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Re: Patch to support extended characters in C/C++ identifiers


On Tue, Sep 10, 2019 at 7:47 PM Joseph Myers <joseph@codesourcery.com> wrote:
>
> Thanks, I think this is OK with a few updates to the documentation.

Thanks for looking through this, I'm glad it will be acceptable. I
will make the documentation adjustments as you suggest.

Speaking of documentation, one other thing occurred to me. When I made
these changes, I tried to make them as minimally disruptive as
possible, so they are the smallest changes I could find to the current
overall architecture to make this work. As a result there are some
things that may be a little surprising. For instance, you can take a
UTF-8 encoded file and insert a backslash line continuation in the
middle of a multibyte sequence, and gcc will happily paste it back
together and then interpret the resulting UTF-8. I think it's
technically OK standardwise since the conversion from extended
characters to the source character set is implementation-defined, but
it's hardly a straightforward definition. It is sort of consistent
with the treatment of undefined behavior with UCN escapes though,
which gcc already permits to be pasted together over a line
continuation. Anyway, should this behavior be documented as well? I
doubt anyone would be happy with a full-blown solution that involves
doing the UTF-8 conversion at initial parse time, given how much of
the libcpp code is devoted to optimizing the performance of scanning
input files, so this is probably the way it's going to end up working
I presume.

> I should also note that a few of the tests added by the test are testing
> things that are properties of the implementation that might arguably be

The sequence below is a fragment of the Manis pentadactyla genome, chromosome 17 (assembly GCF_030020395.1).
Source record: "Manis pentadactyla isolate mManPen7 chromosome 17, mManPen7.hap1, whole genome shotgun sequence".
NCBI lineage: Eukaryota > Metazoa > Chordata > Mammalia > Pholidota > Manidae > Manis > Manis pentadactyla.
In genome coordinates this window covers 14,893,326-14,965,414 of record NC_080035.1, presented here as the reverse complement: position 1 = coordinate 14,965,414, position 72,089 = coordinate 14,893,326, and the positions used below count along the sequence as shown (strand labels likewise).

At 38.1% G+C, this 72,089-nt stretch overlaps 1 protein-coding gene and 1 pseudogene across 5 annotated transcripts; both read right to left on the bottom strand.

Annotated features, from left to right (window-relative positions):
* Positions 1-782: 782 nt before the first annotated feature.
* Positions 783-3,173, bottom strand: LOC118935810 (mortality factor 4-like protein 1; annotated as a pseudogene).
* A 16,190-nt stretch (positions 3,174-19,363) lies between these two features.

> bugs, rather than standard features, and so perhaps should at least have
> comments added saying they are testing those implementation properties.
>
> gcc/testsuite/gcc.dg/cpp/ucnid-7-utf8.c, testing invalid UTF-8, is relying
> on GCC, in its default -finput-charset=utf-8 mode, not actually checking
> that the input is valid UTF-8.  It's clear that avoiding such a check
> makes sense in strings and comments, both as a matter of efficiency and
> because it's likely to do the right thing for a lot of user programs that
> use non-UTF-8 character sets in those places and just need the bytes in
> the strings to be passed through to the compiler output (rather than
> requiring users to specify -finput-charset and -fexec-charset for those
> programs).  Outside those contexts it's less obvious what's the best way
> to behave (this sort of test, where the stray non-UTF-8 bytes are in text
> that disappears as a result of macro expansion, is certainly a corner
> case).
>

My main reason for including this test was to demonstrate that
existing behavior is unchanged by the patch. If you think it makes
more sense, I could omit the test altogether, otherwise I will add a
comment like you suggested.

> gcc/testsuite/g++.dg/cpp/ucnid-2-utf8.C and
> gcc/testsuite/g++.dg/cpp/ucnid-3-utf8.C are testing double stringizing in
> C++, where strictly the results they expect show that GCC does not conform
> to the C++ standard requirement to convert all extended characters to UCNs
> (because C++ does not have the special C rule making it
> implementation-defined whether the \ of a UCN in a string literal is
> doubled when stringizing).

Thanks, I didn't mean to ignore this point when you made it on the PR
comments, I just wasn't sure what was the best way to handle it. Do
you find it preferable to just add a comment, or should I rather
change the test to look for the standard-confirming output, and make
it an XFAIL?

Finally, one general question, when I submit these last changes, is it
better to send them as a new patch relative to what I already sent, or
is it better to send the whole thing updated from scratch? Thanks
again.

-Lewis


-Lewis


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